TRENDS betting is not for the faint-hearted. Stick too rigidly to a formula, place too much weight in one trend over another and you can end up forgetting the trends are often broken and subsequently redrawn over a couple of years.

Picking out an outright winner at The Open Championship, or any other golf tournament for that matter, is particularly challenging because no other races – using literal definitions or otherwise for outright sporting events – begin with so many runners at the starting line.

The picture is muddied further with around a quarter of the field in with a chance of lifting the Claret Jug. In a big handicap such as the Grand National that's 10 horses, in a major football tournament that's about four or six teams.

It makes sense then that a little due diligence pays off and a little detective work can quickly help us to build the profile of a winner. Too often, emotion or gut instinct plays too big a part in decision making and it leads to costly errors.

The trends for The Open over a 10-year period throw up some consistent results to the tune of 80%-90% outcomes. Put simply, in most instances eight out of 10 of the trends that will follow below have come to fruition. It's a solid platform from which to build a shortlist but it would be wrong to rule out the other 10%-20% who don't conform to the historical statistics. With that in mind any golfers who have not met at least six of the trends don't make our shortlist.

Previous top-10 finish at The Open

Nine out of the last 10 Open Championship winners have recorded a top-10 finish at a previous Open tournament. Strengthening this trend is the discovery that you have to go back to 2010 (Louis Oosthuizen at St Andrews) to find the last winner who failed to meet this mark. That's bad news for a whole host of big names you might have pencilled into your shortlist, including Jon Rahm, Justin Thomas, Collin Morikawa, Bryson DeChambeau, Patrick Cantlay, Viktor Hovland, Webb Simpson, Daniel Berger and Matt Fitzpatrick.

Ranked in world's top 40

This is another trend shared by 90% of the previous 10 winners. Again Oosthuizen is the outlier here since his win was a decade ago so it's worth close inspection. Break the figures down further and six winners have been in the top 30 while another four have been in the top 10. That means no room on the shortlist for 2019 champion Shane Lowry (0 from 10 for those defending their crown), links specialist Adam Scott, Justin Rose, Ian Poulter, Sergio Garcia and, alas, Scotland's Robert McIntyre.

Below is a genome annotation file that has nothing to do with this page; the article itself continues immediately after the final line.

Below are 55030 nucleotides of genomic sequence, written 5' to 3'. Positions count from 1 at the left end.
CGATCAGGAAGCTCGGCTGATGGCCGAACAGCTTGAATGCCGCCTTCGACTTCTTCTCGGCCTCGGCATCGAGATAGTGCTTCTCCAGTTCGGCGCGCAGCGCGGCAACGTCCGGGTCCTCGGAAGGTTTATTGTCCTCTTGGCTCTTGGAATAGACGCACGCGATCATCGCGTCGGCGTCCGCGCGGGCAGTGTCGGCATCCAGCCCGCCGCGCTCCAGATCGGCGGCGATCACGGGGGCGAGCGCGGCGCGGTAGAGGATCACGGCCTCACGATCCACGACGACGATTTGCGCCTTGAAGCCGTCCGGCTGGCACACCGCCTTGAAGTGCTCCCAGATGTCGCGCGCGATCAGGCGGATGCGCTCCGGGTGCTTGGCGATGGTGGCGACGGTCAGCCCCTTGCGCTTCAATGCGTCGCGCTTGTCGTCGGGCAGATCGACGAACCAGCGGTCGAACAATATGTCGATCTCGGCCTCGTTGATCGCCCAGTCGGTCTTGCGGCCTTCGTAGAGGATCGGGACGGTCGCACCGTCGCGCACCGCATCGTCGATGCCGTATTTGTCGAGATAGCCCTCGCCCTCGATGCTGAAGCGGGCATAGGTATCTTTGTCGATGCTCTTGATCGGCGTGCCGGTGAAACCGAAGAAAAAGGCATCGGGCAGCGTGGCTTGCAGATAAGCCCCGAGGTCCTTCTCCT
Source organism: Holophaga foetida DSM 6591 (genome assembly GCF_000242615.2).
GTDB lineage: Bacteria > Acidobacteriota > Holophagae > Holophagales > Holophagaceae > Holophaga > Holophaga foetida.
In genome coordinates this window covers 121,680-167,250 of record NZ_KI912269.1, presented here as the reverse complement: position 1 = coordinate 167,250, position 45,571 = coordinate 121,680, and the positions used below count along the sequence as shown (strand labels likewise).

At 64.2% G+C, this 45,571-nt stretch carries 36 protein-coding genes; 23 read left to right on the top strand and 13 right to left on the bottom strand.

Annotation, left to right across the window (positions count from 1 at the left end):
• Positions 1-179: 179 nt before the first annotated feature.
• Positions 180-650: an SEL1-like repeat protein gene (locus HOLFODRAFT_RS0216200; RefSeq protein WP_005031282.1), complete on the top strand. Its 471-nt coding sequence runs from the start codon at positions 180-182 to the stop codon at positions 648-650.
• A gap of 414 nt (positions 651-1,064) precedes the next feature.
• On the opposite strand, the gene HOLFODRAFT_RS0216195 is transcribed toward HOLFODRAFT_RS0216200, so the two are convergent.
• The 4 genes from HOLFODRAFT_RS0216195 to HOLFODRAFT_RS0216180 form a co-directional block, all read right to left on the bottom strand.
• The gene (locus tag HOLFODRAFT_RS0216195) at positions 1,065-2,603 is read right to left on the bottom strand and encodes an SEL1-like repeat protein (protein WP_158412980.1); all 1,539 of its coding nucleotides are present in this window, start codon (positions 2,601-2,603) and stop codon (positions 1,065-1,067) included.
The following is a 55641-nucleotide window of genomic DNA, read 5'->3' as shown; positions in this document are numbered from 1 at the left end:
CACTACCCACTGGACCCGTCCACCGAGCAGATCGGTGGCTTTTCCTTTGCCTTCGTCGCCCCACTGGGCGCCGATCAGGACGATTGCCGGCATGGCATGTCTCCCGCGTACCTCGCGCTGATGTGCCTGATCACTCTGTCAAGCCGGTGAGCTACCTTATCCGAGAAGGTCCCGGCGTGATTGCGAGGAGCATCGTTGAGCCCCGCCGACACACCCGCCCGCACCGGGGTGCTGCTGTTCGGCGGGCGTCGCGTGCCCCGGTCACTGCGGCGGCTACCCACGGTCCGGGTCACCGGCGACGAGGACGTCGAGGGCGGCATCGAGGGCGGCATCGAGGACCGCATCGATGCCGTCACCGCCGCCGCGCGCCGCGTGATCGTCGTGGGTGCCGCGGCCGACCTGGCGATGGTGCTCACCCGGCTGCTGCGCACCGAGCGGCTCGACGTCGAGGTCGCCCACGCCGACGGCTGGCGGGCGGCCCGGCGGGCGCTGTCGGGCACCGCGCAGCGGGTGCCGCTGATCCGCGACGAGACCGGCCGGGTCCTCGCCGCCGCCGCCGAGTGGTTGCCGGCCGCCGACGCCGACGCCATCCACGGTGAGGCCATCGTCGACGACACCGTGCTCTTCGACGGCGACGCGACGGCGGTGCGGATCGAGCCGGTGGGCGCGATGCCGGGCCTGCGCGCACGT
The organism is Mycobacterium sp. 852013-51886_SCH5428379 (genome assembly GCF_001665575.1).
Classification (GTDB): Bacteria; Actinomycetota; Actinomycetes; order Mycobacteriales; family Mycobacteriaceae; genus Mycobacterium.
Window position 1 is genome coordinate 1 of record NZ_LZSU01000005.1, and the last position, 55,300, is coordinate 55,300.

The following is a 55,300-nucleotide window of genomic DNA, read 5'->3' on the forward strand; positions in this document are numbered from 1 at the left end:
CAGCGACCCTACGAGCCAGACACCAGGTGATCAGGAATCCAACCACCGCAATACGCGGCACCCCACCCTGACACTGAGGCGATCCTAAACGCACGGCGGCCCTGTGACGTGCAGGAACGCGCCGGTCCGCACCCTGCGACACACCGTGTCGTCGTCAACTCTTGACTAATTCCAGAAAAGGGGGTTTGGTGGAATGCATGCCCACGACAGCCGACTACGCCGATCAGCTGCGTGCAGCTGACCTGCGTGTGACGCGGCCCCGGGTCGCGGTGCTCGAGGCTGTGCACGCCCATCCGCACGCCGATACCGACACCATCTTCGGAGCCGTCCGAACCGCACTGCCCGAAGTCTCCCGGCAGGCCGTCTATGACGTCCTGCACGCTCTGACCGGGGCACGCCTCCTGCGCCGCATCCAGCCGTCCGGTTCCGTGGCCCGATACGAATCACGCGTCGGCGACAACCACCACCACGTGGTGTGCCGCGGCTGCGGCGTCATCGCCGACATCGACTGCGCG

This is another profile that trends towards players with experience but not to the point of discounting altogether the twentysomethings who have produced three winners in the past decade: Rory McIlroy (2014), Jordan Spieth (2017) and the aforementioned Oosthuizen. In short, it's not worth overlooking someone in their 20s if they tick every other box. Nevertheless if we look at the granular details, golfers aged 32 or older have won it seven times combined and that is a plus for McIlroy, Oosthuizen, Dustin Johnson, Paul Casey, Ryan Palmer and Stewart Cink. Meanwhile, none have been in their 50s so out goes Phil Mickelson.


This metric brings with it two separate gauges: Has the player won this year? And, has he achieved a top-15 finish in one of his last three events? Eight out 10 winners have ticked boxes for both. It's bad news for Tony Finau, third at Royal Portrush, who meets neither requirement, Cameron Smith, Lee Westwood, Will Zalatoris, Tommy Fleetwood and Corey Connors.

Other factors

There are a number of other trends that have been applied in order to drill down to a manageable shortlist including nationality where the spread over 10 years covers USA, South Africa, Northern and Republic of Ireland and Continental Europe. Also worth consideration is whether a contender played the week before (again it's eight out of 10 winners) although it's worth bearing in mind that Spieth bucked quite a few trends with his win in 2017 including age and taking the week off before Royal Birkdale.


It takes a brave man to look past Jon Rahm for this week's Open. The Spaniard is in red-hot form and is playing the best golf in the world right now but, remember what we said at the start – trends betting is not for those with a weak constitution. Apply the above stats to the world's top-40 and seven names are left. McIlroy meets every requirement, but let's not forget about the 10 percenters (okay, strictly it's 8.5%) . . . those who meet six of the trends. That list includes Dustin Johnson, tied for second at this year's venue in 2011, Carnoustie runner-up Xander Schauffele, PGA Championship runner-up Brooks Koepka, England's Tyrell Hatton, Spieth and up-and-coming American Sam Burns. Herald Sport's five against the field are McIlroy (25/1, ew), Johnson (25/1, ew), Shauffele (18/1, ew), Spieth (20/1, ew) and Hatton (30/1, ew).